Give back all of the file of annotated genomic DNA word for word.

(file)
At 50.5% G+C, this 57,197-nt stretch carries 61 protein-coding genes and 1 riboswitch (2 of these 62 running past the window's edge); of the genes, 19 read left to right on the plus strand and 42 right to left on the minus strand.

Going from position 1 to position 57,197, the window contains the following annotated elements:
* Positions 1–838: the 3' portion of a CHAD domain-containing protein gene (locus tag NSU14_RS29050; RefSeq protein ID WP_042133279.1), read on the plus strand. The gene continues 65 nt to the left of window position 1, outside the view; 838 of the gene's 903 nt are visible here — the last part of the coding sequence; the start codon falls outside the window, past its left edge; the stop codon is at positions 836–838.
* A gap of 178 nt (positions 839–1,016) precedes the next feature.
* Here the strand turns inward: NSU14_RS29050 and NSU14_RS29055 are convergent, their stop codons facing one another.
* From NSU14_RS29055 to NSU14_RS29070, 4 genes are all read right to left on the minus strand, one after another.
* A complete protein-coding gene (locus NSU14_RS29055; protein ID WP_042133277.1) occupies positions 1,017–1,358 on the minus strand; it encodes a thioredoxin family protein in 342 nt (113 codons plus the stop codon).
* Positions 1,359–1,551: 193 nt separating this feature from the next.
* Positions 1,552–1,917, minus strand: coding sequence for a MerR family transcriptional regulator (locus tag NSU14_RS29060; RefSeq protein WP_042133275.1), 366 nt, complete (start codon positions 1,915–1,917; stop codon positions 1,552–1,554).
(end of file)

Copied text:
At 50.5% G+C, this 57,197-nt stretch carries 61 protein-coding genes and 1 riboswitch (2 of these 62 running past the window's edge); of the genes, 19 read left to right on the plus strand and 42 right to left on the minus strand.

Going from position 1 to position 57,197, the window contains the following annotated elements:
* Positions 1–838: the 3' portion of a CHAD domain-containing protein gene (locus tag NSU14_RS29050; RefSeq protein ID WP_042133279.1), read on the plus strand. The gene continues 65 nt to the left of window position 1, outside the view; 838 of the gene's 903 nt are visible here — the last part of the coding sequence; the start codon falls outside the window, past its left edge; the stop codon is at positions 836–838.
* A gap of 178 nt (positions 839–1,016) precedes the next feature.
* Here the strand turns inward: NSU14_RS29050 and NSU14_RS29055 are convergent, their stop codons facing one another.
* From NSU14_RS29055 to NSU14_RS29070, 4 genes are all read right to left on the minus strand, one after another.
* A complete protein-coding gene (locus NSU14_RS29055; protein ID WP_042133277.1) occupies positions 1,017–1,358 on the minus strand; it encodes a thioredoxin family protein in 342 nt (113 codons plus the stop codon).
* Positions 1,359–1,551: 193 nt separating this feature from the next.
* Positions 1,552–1,917, minus strand: coding sequence for a MerR family transcriptional regulator (locus tag NSU14_RS29060; RefSeq protein WP_042133275.1), 366 nt, complete (start codon positions 1,915–1,917; stop codon positions 1,552–1,554).